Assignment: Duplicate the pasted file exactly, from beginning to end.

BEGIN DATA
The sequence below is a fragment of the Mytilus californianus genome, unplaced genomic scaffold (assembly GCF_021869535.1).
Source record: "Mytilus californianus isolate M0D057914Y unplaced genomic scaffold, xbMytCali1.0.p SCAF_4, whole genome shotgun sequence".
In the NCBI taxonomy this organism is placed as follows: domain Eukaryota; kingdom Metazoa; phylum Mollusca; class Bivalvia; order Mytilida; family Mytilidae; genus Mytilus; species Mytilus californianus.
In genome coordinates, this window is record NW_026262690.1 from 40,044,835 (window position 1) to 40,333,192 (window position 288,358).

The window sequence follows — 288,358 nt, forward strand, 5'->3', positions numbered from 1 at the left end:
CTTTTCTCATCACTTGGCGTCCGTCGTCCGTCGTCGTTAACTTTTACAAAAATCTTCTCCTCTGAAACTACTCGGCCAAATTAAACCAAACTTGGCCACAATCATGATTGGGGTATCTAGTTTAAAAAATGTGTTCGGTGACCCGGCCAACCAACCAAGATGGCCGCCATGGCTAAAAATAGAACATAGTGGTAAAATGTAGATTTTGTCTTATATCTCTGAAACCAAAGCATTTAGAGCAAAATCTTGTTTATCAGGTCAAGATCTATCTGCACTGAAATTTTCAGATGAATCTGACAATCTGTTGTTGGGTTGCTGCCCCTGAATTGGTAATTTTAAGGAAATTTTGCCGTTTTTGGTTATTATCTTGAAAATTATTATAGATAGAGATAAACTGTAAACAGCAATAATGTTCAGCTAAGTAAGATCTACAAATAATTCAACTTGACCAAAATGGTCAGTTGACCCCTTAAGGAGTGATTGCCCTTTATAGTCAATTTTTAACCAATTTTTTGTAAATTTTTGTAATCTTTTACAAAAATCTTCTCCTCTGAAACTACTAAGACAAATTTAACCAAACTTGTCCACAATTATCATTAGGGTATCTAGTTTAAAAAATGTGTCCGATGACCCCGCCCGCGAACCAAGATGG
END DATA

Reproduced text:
The sequence below is a fragment of the Mytilus californianus genome, unplaced genomic scaffold (assembly GCF_021869535.1).
Source record: "Mytilus californianus isolate M0D057914Y unplaced genomic scaffold, xbMytCali1.0.p SCAF_4, whole genome shotgun sequence".
In the NCBI taxonomy this organism is placed as follows: domain Eukaryota; kingdom Metazoa; phylum Mollusca; class Bivalvia; order Mytilida; family Mytilidae; genus Mytilus; species Mytilus californianus.
In genome coordinates, this window is record NW_026262690.1 from 40,044,835 (window position 1) to 40,333,192 (window position 288,358).

The window sequence follows — 288,358 nt, forward strand, 5'->3', positions numbered from 1 at the left end:
CTTTTCTCATCACTTGGCGTCCGTCGTCCGTCGTCGTTAACTTTTACAAAAATCTTCTCCTCTGAAACTACTCGGCCAAATTAAACCAAACTTGGCCACAATCATGATTGGGGTATCTAGTTTAAAAAATGTGTTCGGTGACCCGGCCAACCAACCAAGATGGCCGCCATGGCTAAAAATAGAACATAGTGGTAAAATGTAGATTTTGTCTTATATCTCTGAAACCAAAGCATTTAGAGCAAAATCTTGTTTATCAGGTCAAGATCTATCTGCACTGAAATTTTCAGATGAATCTGACAATCTGTTGTTGGGTTGCTGCCCCTGAATTGGTAATTTTAAGGAAATTTTGCCGTTTTTGGTTATTATCTTGAAAATTATTATAGATAGAGATAAACTGTAAACAGCAATAATGTTCAGCTAAGTAAGATCTACAAATAATTCAACTTGACCAAAATGGTCAGTTGACCCCTTAAGGAGTGATTGCCCTTTATAGTCAATTTTTAACCAATTTTTTGTAAATTTTTGTAATCTTTTACAAAAATCTTCTCCTCTGAAACTACTAAGACAAATTTAACCAAACTTGTCCACAATTATCATTAGGGTATCTAGTTTAAAAAATGTGTCCGATGACCCCGCCCGCGAACCAAGATGG